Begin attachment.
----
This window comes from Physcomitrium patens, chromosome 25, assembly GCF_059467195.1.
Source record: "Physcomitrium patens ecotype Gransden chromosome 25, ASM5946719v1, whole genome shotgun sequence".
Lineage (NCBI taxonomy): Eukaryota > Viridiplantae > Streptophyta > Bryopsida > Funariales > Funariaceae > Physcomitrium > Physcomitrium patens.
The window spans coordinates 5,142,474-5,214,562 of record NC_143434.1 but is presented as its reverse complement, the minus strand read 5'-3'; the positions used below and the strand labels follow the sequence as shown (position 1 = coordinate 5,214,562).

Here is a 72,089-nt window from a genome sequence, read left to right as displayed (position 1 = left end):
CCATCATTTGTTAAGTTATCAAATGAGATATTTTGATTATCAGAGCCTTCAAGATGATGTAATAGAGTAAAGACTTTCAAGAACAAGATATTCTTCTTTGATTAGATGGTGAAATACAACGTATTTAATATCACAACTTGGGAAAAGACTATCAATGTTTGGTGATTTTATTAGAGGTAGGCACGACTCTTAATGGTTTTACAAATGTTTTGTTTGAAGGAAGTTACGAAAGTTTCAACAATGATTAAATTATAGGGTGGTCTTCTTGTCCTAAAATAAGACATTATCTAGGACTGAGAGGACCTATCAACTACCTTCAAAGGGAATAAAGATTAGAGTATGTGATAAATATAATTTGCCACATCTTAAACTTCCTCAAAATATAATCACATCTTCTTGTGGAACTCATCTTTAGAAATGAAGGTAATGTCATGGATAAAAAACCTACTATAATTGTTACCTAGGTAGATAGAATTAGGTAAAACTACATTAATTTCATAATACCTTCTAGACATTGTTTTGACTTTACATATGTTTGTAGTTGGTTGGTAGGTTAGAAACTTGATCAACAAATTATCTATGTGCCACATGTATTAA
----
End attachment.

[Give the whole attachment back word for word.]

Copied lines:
This window comes from Physcomitrium patens, chromosome 25, assembly GCF_059467195.1.
Source record: "Physcomitrium patens ecotype Gransden chromosome 25, ASM5946719v1, whole genome shotgun sequence".
Lineage (NCBI taxonomy): Eukaryota > Viridiplantae > Streptophyta > Bryopsida > Funariales > Funariaceae > Physcomitrium > Physcomitrium patens.
The window spans coordinates 5,142,474-5,214,562 of record NC_143434.1 but is presented as its reverse complement, the minus strand read 5'-3'; the positions used below and the strand labels follow the sequence as shown (position 1 = coordinate 5,214,562).

Here is a 72,089-nt window from a genome sequence, read left to right as displayed (position 1 = left end):
CCATCATTTGTTAAGTTATCAAATGAGATATTTTGATTATCAGAGCCTTCAAGATGATGTAATAGAGTAAAGACTTTCAAGAACAAGATATTCTTCTTTGATTAGATGGTGAAATACAACGTATTTAATATCACAACTTGGGAAAAGACTATCAATGTTTGGTGATTTTATTAGAGGTAGGCACGACTCTTAATGGTTTTACAAATGTTTTGTTTGAAGGAAGTTACGAAAGTTTCAACAATGATTAAATTATAGGGTGGTCTTCTTGTCCTAAAATAAGACATTATCTAGGACTGAGAGGACCTATCAACTACCTTCAAAGGGAATAAAGATTAGAGTATGTGATAAATATAATTTGCCACATCTTAAACTTCCTCAAAATATAATCACATCTTCTTGTGGAACTCATCTTTAGAAATGAAGGTAATGTCATGGATAAAAAACCTACTATAATTGTTACCTAGGTAGATAGAATTAGGTAAAACTACATTAATTTCATAATACCTTCTAGACATTGTTTTGACTTTACATATGTTTGTAGTTGGTTGGTAGGTTAGAAACTTGATCAACAAATTATCTATGTGCCACATGTATTAA